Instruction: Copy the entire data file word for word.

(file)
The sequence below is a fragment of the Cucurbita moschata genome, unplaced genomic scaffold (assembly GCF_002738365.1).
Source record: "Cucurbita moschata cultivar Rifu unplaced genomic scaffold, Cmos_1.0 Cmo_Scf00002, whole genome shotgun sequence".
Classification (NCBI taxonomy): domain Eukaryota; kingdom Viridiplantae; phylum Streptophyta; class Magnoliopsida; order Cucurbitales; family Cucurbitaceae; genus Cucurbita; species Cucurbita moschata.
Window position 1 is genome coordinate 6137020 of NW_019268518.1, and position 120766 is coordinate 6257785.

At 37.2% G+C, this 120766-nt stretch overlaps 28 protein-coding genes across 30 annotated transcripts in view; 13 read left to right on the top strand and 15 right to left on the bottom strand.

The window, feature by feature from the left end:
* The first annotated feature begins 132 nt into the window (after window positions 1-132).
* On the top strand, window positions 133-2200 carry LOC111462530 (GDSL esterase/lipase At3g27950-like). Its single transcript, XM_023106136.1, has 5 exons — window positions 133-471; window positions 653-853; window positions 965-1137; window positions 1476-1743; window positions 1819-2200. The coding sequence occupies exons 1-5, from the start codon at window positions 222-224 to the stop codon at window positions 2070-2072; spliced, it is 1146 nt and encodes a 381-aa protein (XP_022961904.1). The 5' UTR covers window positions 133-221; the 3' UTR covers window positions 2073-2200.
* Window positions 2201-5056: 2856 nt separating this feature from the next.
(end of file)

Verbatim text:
The sequence below is a fragment of the Cucurbita moschata genome, unplaced genomic scaffold (assembly GCF_002738365.1).
Source record: "Cucurbita moschata cultivar Rifu unplaced genomic scaffold, Cmos_1.0 Cmo_Scf00002, whole genome shotgun sequence".
Classification (NCBI taxonomy): domain Eukaryota; kingdom Viridiplantae; phylum Streptophyta; class Magnoliopsida; order Cucurbitales; family Cucurbitaceae; genus Cucurbita; species Cucurbita moschata.
Window position 1 is genome coordinate 6137020 of NW_019268518.1, and position 120766 is coordinate 6257785.

At 37.2% G+C, this 120766-nt stretch overlaps 28 protein-coding genes across 30 annotated transcripts in view; 13 read left to right on the top strand and 15 right to left on the bottom strand.

The window, feature by feature from the left end:
* The first annotated feature begins 132 nt into the window (after window positions 1-132).
* On the top strand, window positions 133-2200 carry LOC111462530 (GDSL esterase/lipase At3g27950-like). Its single transcript, XM_023106136.1, has 5 exons — window positions 133-471; window positions 653-853; window positions 965-1137; window positions 1476-1743; window positions 1819-2200. The coding sequence occupies exons 1-5, from the start codon at window positions 222-224 to the stop codon at window positions 2070-2072; spliced, it is 1146 nt and encodes a 381-aa protein (XP_022961904.1). The 5' UTR covers window positions 133-221; the 3' UTR covers window positions 2073-2200.
* Window positions 2201-5056: 2856 nt separating this feature from the next.